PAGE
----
How to Perform a Head-tilt Chin-lift

An unconscious patient is at risk of blocking their airway and suffocating. The main reason for this occurring is due to the tongue. An unconscious patient loses all their muscular tone, and this includes the tongue! The tongue can fall back and block the airway, as shown in the diagram below.

This situation is sometimes called (incorrectly) “swallowing your own tongue”. As you can see in the diagram, the tongue isn’t actually swallowed. Instead, the tongue stops air from reaching the windpipe and lungs.

This situation is an emergency – without a supply of oxygen reaching the lungs, the patient will suffocate in a matter of minutes.

A head-tilt, chin-lift maneuver can be used to move the tongue and open the airway.

How to Perform a Head-tilt Chin-lift

  1. Kneel next to the patient’s head
  2. Place one hand on the patient’s forehead and tilt the head gently backward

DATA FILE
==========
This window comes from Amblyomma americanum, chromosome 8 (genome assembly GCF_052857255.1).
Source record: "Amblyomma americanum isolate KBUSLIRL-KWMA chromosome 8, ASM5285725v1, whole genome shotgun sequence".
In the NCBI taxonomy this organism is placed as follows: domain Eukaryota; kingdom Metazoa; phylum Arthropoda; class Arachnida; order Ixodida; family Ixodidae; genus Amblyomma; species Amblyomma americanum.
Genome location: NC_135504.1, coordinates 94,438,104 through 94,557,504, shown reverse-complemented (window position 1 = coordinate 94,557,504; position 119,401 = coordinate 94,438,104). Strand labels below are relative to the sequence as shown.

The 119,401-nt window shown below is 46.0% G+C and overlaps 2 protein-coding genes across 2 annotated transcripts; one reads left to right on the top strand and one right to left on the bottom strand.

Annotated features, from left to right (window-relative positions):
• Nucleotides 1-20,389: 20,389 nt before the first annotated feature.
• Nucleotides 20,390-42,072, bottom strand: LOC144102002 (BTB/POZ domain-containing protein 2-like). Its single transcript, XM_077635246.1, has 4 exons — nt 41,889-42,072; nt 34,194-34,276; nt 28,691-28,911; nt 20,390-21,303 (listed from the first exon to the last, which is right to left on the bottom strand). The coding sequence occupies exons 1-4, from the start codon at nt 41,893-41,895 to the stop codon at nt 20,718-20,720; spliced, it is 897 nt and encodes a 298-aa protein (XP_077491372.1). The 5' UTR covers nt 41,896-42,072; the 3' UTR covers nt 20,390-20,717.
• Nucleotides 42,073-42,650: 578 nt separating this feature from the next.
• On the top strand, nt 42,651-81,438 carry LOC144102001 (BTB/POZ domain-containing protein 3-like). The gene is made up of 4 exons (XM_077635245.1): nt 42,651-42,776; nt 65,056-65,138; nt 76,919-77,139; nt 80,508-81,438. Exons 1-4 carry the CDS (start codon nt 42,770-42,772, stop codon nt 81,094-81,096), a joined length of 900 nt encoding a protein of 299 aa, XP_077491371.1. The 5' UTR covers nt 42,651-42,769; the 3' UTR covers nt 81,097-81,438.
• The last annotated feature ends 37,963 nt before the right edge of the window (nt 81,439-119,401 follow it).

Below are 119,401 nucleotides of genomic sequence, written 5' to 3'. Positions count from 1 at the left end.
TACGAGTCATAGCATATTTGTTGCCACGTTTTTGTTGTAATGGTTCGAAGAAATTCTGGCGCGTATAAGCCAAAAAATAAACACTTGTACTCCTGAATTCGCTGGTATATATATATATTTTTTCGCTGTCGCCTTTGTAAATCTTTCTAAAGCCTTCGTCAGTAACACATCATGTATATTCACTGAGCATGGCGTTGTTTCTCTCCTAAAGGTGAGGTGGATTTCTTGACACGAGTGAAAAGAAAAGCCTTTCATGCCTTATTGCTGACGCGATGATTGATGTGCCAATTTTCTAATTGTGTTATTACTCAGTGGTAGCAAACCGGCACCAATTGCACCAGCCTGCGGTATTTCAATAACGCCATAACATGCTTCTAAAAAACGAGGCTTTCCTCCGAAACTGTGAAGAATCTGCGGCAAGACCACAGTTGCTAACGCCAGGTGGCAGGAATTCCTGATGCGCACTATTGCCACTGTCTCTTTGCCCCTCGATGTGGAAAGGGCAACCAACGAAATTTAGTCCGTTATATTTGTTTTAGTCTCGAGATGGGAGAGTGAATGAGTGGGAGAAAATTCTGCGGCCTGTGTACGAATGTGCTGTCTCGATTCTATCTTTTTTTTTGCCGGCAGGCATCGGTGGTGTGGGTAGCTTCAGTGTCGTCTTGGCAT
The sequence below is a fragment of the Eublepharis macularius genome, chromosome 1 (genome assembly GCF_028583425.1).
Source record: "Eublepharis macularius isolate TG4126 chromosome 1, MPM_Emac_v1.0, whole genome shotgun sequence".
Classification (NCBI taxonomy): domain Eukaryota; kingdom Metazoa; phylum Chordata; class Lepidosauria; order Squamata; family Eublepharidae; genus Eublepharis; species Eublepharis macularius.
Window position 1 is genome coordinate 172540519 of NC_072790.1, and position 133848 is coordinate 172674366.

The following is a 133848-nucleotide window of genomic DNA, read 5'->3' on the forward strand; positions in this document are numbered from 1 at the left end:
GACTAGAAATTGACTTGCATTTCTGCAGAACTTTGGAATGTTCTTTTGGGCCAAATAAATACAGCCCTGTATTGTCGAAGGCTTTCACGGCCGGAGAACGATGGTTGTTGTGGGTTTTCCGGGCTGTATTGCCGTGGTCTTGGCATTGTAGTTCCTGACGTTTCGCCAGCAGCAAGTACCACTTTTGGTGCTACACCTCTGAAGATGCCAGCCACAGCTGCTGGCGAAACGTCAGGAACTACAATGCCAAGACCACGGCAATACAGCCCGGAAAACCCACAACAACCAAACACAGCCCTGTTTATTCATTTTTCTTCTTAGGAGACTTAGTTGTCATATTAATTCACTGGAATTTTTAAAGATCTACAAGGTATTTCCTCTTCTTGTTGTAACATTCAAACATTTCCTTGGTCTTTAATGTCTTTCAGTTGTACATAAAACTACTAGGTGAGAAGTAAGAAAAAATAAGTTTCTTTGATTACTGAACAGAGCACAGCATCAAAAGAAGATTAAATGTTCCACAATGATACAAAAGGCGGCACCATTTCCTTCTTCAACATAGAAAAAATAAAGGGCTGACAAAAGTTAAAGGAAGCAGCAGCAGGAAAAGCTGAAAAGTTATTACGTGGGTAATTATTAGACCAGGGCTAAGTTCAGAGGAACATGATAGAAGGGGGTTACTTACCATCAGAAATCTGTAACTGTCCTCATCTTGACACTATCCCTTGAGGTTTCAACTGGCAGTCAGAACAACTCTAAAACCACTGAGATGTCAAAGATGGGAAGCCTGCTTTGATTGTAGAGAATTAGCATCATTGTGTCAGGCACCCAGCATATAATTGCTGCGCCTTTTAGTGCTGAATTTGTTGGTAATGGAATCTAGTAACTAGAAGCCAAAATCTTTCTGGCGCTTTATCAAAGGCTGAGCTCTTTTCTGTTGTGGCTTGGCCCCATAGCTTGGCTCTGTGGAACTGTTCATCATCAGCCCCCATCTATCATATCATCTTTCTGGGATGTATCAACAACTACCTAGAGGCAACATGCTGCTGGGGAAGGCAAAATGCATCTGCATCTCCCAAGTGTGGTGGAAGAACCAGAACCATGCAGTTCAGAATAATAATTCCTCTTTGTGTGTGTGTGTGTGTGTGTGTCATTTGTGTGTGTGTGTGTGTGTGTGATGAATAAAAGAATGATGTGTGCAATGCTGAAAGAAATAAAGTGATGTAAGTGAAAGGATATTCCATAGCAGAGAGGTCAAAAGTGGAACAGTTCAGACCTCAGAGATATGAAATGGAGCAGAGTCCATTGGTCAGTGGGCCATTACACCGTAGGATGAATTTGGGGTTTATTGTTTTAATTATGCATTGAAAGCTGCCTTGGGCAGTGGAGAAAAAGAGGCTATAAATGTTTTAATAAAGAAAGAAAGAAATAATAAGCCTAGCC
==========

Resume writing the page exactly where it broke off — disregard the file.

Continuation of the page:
3. Place two fingers under the bony part of their chin and lift the chin vertically upwards
  4. Take care not to place any pressure on the soft part of the neck as this could obstruct the airway

Once the airway is opened, you can check for normal breathing. The recovery position (or safe airway position) involves the patient being rolled onto their side in order to maintain an open airway.

John Furst

JOHN FURST is an experienced emergency medical technician and qualified first aid and CPR instructor. John is passionate about first aid and believes everyone should have the skills and confidence to take action in an emergency situation.

You may also like...

First aid links

Leave a Reply